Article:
Russia & FSU

Kremlin responds to Scholz’s sanctions assessment

Spokesman Dmitry Peskov dismissed the German chancellor’s claim that restrictions on Moscow are becoming more effectiveNatalia Kolesnikova / AFP

Natalia Kolesnikova / AFP

Kremlin spokesman Dmitry Peskov at an event in Moscow, December 2021.

The sanctions on Russia have backfired, hurting the German economy while Moscow has successfully adjusted to the challenges, Kremlin spokesman Dmitry Peskov has said, citing experts. He made the statement after German Chancellor Olaf Scholz wrote in an op-ed published in Foreign Affairs magazine last week that “sanctions would have to be in place for a long time, as their effectiveness increases with each passing week.” 

“Of course, sanctions cause certain problems, but, so far, they have not been critical,” Peskov told reporters on Monday.

“So I would argue with Mr. Scholz. Experts are seeing that the Russian economy is adapting to [the new] conditions, and denying it would be unprofessional.” 

Peskov added that “it would also be unprofessional to ignore the damage the sanctions are causing to European states.” 

Russia preparing response to oil price cap – Kremlin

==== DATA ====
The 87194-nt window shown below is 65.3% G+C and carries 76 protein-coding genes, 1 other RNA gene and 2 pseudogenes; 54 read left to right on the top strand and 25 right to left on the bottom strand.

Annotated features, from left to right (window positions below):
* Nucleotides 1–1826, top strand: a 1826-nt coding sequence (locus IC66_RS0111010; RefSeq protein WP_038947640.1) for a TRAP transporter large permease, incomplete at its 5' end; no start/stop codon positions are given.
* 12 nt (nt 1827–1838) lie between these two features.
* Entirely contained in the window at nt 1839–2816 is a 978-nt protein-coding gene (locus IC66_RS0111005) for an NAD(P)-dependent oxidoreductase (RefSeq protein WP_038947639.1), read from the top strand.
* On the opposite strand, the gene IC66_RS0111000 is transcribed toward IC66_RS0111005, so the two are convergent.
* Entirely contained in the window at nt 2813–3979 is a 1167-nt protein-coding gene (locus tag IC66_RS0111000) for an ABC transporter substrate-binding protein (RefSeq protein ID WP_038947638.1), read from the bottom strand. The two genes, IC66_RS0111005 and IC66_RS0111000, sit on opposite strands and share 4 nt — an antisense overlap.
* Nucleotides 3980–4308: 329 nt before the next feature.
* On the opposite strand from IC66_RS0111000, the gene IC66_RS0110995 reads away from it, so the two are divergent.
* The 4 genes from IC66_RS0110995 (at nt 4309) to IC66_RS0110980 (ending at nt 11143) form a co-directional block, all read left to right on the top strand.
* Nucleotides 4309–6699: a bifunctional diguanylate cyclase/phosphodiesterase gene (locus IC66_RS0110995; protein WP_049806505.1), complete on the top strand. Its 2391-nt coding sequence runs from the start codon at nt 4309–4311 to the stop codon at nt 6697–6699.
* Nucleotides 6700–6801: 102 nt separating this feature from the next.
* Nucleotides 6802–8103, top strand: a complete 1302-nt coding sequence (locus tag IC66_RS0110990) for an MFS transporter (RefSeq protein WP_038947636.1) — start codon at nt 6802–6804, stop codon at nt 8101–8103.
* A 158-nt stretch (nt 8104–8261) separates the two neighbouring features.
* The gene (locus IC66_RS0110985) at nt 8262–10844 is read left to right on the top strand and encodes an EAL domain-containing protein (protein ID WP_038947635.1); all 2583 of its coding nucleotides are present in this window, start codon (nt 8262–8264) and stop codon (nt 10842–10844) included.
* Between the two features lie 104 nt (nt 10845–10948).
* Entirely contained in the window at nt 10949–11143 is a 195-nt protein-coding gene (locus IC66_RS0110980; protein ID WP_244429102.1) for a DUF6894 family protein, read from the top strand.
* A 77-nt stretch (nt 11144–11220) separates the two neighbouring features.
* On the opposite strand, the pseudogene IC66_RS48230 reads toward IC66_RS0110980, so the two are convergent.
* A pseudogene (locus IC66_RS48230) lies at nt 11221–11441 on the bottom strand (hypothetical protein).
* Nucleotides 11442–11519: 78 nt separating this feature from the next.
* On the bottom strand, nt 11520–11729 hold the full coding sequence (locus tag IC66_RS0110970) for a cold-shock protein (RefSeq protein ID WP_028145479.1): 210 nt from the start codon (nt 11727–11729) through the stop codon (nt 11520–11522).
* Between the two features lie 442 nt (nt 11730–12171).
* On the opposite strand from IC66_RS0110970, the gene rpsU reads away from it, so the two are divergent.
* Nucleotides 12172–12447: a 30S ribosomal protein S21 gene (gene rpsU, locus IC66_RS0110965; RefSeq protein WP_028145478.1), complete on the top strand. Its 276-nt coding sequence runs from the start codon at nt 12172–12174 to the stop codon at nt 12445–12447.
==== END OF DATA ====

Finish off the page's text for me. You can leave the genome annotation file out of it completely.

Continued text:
Russia preparing response to oil price cap – Kremlin

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Russia preparing response to oil price cap – Kremlin

“The damage to the German economy is evident. Our experts, as well as experts in Brussels and Berlin, know this very well.” 

After Russia launched its military operation in Ukraine in late February, many countries, including Britain, Canada, the US, and EU, froze Russian assets abroad and imposed sweeping restrictions on Moscow, targeting the financial sector and fossil fuel trade, among other things.

Russian Finance Minister Anton Siluanov said last week that the sanctions have had no effect on federal spending plans over the course of nine months, while the revenue from oil and gas exports has grown by 37%.

Germany implemented energy-saving measures in September, as the country braces for shortages and continues to grapple with high inflation. In November, food prices increased by 21% on average compared to the year before, while energy prices increased by 38.4%, according to government statistics.

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